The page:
The mortgage for an owner-occupied property can generally be taxed in Switzerland. However, there are rules to be followed when it comes to finances.
the essentials in brief
- Mortgage interest is fully tax deductible.
- The amount of interest depends on the form of amortization.
Buying a home is usually done with a mortgage. This is a long-term loan from your own bank. This is paid off in monthly installments plus interest over the specified period. These installments can reduce the tax burden on finances.
Include mortgages in your tax return
Very important: The monthly installments cannot be fully deducted, only the interest. A calculation example: The monthly rate of 840 francs consists of a 800 franc loan with an interest rate of five percent (40 francs).
These 40 francs can then be claimed for tax purposes. Calculated over a year, this is 480 francs. Since interest rates are now rising again, this makes the mortgage more expensive on the one hand, but also leads to higher deductible amounts.
A very important point with mortgages is the so-called amortization. This means: All but two-thirds of the mortgage must be repaid within 15 years or by the time you retire at the latest.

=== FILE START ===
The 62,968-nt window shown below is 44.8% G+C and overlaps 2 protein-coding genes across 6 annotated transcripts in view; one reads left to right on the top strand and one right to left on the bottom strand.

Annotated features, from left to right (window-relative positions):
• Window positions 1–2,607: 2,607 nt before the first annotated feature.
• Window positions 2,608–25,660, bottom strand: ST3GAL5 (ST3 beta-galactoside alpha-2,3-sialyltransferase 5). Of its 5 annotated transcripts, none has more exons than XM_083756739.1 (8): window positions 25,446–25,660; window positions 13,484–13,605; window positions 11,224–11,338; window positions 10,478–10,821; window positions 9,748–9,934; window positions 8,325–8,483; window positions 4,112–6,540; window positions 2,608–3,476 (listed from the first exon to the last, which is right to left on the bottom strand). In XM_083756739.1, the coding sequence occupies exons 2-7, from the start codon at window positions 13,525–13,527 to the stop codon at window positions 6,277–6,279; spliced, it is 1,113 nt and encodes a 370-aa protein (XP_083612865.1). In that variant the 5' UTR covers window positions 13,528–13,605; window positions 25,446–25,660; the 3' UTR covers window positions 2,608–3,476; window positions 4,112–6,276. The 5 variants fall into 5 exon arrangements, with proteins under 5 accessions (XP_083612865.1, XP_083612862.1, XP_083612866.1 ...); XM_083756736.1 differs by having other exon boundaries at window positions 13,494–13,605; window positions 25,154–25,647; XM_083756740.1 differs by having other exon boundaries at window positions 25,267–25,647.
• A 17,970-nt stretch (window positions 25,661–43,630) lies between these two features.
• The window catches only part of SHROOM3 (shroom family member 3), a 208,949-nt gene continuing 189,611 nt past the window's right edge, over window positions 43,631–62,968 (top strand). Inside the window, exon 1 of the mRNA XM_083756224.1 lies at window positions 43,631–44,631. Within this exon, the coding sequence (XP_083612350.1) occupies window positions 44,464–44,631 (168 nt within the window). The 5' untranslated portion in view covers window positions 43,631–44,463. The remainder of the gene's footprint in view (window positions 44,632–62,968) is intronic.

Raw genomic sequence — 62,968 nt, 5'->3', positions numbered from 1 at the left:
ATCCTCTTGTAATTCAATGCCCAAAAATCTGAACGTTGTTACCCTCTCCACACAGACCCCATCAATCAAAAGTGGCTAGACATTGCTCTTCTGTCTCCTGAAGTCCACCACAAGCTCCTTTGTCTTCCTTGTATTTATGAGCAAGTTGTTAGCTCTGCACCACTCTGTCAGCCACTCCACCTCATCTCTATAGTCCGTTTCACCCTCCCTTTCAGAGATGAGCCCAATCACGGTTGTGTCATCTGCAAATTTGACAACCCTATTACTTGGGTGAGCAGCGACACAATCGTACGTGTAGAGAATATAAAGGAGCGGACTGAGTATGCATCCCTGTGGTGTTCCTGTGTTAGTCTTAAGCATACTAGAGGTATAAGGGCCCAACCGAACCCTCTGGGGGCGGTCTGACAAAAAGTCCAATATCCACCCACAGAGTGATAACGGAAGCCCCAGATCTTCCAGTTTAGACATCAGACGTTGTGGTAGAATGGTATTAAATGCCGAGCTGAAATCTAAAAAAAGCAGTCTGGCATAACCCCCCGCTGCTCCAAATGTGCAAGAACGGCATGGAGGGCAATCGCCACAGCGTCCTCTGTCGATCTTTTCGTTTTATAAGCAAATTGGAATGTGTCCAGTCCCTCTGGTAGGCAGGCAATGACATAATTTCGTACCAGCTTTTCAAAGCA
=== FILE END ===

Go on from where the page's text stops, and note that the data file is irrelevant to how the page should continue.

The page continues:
Here’s another example: The purchase price of the property is CHF 800,000. 20 percent (160,000 francs) are self-financed in advance. This leaves 640,000 francs.
Two thirds (about 422,000) can wait until they retire, meaning that 218,000 francs have to be amortized.
Do you own a property?
Finances: Direct and indirect amortization
This can be done through direct amortization, where the mortgage is paid off in monthly installments. With the debt, the tax-deductible interest also shrinks. The advantage: many people feel more comfortable and secure if they actually own their property.
The other way is indirect amortization. The money (the finances) is paid into the third pillar of old-age provision (3a or 3b). When you reach retirement age, the mortgage is repaid from this savings pot.
This way is tax-friendly for your own finances: On the one hand, higher interest rates can be deducted every year. On the other hand, payments into pillar 3a of the old-age provision can also be claimed for tax purposes.
Tax deductibility of running costs
If you live in the property yourself, you can of course claim many other costs for tax purposes. But here, too, an important difference must be observed: only value-preserving measures are deductible, but no value-enhancing measures.
In other words: If the house facade absolutely needs a new coat of paint after ten years, the costs for paint and craftsmen can be deducted. If, on the other hand, the roof is expanded with new rooms, this increases the value of the property.
The costs for this expansion can therefore not be deducted. Homeowners have the choice of claiming each receipt individually or using a flat rate.
Depending on the canton, this is around 10 to 20 percent of the imputed rental value. The older the house, the more extensive the renovation measures, and the more worthwhile it is to submit individual receipts.
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